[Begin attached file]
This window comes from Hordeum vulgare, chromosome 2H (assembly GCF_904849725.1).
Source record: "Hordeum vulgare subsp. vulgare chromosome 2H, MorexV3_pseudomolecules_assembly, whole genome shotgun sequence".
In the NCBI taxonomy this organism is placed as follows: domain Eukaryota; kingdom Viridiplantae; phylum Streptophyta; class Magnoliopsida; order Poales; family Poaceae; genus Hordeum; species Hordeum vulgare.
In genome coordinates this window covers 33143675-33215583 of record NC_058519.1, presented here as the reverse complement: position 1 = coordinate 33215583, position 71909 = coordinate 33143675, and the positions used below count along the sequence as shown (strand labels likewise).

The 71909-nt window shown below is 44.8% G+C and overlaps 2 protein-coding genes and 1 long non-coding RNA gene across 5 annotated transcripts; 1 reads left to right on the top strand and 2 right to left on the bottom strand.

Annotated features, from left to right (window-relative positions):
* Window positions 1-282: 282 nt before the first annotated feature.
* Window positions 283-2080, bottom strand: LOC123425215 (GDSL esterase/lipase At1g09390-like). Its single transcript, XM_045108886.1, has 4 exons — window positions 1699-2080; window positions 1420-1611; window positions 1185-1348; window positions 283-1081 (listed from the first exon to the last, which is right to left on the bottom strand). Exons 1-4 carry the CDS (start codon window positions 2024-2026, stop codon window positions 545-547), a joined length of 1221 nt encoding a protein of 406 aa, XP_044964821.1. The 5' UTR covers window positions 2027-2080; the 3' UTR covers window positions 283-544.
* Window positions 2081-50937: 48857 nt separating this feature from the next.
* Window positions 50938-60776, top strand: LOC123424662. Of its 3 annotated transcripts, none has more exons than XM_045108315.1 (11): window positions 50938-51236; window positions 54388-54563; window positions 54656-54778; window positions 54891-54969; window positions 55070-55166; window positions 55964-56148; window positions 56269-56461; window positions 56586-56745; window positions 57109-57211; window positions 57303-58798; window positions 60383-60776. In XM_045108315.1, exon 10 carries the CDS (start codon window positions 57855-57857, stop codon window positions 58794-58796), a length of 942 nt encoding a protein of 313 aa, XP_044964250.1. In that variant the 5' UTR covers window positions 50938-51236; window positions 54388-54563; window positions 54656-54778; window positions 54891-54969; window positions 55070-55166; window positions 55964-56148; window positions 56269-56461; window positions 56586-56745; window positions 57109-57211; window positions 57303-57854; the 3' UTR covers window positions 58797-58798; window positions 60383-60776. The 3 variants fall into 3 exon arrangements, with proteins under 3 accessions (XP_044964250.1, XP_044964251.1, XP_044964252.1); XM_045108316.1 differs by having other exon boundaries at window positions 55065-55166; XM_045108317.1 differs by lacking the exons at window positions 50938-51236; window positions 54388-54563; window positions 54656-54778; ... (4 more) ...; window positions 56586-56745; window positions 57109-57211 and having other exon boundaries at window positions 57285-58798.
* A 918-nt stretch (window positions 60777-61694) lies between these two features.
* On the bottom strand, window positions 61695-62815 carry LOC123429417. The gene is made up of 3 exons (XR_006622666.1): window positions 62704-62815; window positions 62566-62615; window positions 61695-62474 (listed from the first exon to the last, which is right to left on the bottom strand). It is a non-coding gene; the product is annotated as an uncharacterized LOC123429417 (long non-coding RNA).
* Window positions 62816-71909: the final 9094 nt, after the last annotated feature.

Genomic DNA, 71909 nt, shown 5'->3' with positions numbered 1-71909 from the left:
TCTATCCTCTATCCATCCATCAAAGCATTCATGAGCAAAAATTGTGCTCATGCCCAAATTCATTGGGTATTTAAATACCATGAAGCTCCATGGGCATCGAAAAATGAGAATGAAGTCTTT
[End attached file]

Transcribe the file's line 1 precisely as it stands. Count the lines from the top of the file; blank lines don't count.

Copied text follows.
This window comes from Hordeum vulgare, chromosome 2H (assembly GCF_904849725.1).